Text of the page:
Hamilton, Scotland

Renewable Energy Power Plant

Synergy World Power (SWP) is developing a 27.5 MW waste to energy project in South Lanarkshire, Scotland.
The Energy Centre will consume 300,000 tonnes per year of pre-prepared Solid Recovered Fuel, SRF, or Refuse Derived Fuel (RDF) processed from commercial industrial and municipal sources, destined for land-fill.
The power plant will generate 27.5 MW of clean electrical energy using SWP’s patent pending LoNOx technology.
The site which is near Hamilton has extant permission for a waste to energy facility.
SWP’s technology offers reliable, environmentally friendly, power plants that use conventional steam turbines as prime movers for electrical generation. The air-fed rotary-kiln gasification system offers many advantages over pyrolysis or incineration for the thermal treatment of Municipal Solid Waste, MSW, or its derivatives. Advantages of SWP’s technology include very low emissions, improved efficiency compared to incineration producing heat for conversion into electrical energy and a non-hazardous sintered solid residue suitable for construction fill.


Scotland Renewable Energy Project II

Integrated Waste to Energy and Plastics to Liquid Fuels Facility

Synergy World Power (SWP) is developing a second waste to energy and plastics to liquid fuels Recovered Energy Center project for Scotland. This plant will convert biomass waste to renewable thermal and electrical energy. Electrical energy will be sold mainly to the grid and the thermal energy will be available for the heating of onsite greenhouses.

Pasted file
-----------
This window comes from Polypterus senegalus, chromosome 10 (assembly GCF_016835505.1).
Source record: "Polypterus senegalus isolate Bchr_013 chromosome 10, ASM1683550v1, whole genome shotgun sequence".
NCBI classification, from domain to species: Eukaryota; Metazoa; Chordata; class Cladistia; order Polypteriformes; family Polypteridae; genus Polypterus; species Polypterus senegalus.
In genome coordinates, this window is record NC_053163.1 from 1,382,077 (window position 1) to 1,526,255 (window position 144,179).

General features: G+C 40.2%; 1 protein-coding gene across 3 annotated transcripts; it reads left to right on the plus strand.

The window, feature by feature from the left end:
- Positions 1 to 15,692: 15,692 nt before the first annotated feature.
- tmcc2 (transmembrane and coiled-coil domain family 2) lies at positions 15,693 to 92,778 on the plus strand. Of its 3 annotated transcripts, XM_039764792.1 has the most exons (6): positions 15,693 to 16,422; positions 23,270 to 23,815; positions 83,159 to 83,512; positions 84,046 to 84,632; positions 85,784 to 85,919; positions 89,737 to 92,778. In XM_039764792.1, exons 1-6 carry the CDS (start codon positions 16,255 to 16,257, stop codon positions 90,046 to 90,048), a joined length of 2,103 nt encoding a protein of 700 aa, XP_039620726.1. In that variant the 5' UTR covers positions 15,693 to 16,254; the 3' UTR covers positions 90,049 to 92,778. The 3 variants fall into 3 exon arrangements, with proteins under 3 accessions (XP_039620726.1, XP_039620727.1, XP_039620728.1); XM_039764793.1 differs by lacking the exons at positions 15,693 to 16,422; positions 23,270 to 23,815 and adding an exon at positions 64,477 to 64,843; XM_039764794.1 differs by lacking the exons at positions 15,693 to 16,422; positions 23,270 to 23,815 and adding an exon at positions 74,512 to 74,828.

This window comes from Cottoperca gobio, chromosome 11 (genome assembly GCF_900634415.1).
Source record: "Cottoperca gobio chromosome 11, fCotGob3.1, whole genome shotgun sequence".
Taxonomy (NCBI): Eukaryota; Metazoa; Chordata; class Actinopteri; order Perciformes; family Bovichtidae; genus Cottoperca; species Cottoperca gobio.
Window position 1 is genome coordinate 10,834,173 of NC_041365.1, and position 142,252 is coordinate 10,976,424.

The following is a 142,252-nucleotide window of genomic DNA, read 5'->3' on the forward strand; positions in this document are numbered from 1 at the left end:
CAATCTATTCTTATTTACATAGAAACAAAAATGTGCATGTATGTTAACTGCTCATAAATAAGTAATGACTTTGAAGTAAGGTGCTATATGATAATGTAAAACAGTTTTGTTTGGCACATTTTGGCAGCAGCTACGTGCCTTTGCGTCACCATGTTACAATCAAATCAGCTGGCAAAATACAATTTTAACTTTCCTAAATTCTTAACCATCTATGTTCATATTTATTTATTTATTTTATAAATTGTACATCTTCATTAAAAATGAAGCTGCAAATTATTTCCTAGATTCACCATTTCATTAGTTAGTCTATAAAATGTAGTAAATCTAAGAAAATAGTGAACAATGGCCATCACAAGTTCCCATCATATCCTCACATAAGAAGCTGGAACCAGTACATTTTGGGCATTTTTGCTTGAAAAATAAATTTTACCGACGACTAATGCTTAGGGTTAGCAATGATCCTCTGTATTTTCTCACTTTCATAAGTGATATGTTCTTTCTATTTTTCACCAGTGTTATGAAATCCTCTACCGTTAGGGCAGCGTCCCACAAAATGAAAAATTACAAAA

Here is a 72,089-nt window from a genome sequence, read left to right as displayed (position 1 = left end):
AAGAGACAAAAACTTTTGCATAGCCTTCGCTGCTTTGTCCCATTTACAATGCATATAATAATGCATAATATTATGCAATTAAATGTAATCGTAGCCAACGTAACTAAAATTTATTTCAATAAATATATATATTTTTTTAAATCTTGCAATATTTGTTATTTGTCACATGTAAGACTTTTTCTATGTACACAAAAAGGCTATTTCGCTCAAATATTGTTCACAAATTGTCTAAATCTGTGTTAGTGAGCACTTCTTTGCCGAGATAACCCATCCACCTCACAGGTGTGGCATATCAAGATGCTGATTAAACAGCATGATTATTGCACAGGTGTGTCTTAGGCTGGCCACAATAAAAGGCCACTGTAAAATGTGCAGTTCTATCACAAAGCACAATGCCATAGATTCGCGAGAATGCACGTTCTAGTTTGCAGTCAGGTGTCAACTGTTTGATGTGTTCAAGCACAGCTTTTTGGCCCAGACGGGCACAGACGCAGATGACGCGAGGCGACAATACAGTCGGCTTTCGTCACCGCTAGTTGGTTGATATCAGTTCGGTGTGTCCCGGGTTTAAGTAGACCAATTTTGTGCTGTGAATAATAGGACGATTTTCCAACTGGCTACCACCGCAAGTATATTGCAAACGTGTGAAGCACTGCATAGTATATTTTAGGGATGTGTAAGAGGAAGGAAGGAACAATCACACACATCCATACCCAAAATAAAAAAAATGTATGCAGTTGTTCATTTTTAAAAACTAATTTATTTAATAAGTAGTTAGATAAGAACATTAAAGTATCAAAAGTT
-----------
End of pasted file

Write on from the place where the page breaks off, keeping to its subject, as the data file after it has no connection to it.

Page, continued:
The waste to energy plant will generate combined heat and power (CHP) using SWP’s patented LoNOx gasification technology. The Recovered Energy Centre will process up to 500,000 tonnes per year of pre-sorted Refuse Derived Fuel (RDF) and selected plastics derived from commercial, industrial and municipal sources. These materials would otherwise be destined for landfill. Use of LoNOx technology reduces the amount of waste to landfills, as well as overall greenhouse gas emission to the environment. SWP LoNOx CHP plants are reliable and environmentally friendly power stations that use conventional steam turbines as prime movers for electrical generation.
The SWP rotary kiln gasification combined heat and power (CHP) plant will convert up to 1,300 t/d of biomass refuse derived fuel (RDF) to generate as much as 50 MW of renewable electrical power.
Some of the waste heat from the plant, most of which would normally go into the atmosphere, will be captured and made available for use in greenhouses for growing fresh produce. Making use of the normally rejected thermal energy from such a combined heat and power (CHP) plant for space heating, instead of using electricity or fossil fuel, can greatly increase the thermodynamic efficiency of the plant.
In addition to circulating hot water for heating, the CHP plant can provide electrical power to the greenhouses at very competitive rates. Carbon dioxide condensed from the flue gas of the CHP plant can also be made available for CO2 dosing to enhance early plant growth.
An integrated hydrothermal liquefaction (HTL) process unit will convert an average of 100 tonnes per day of waste plastics to liquid fuels such as ultra-low sulfur diesel and naphtha (a component of petrol). This process also produces a fuel gas that will be used for heating and power generation for the plant.  The HTL plant can also produce metallurgical coke that can be used by the steel industry or as a fuel for the  CHP gasifier.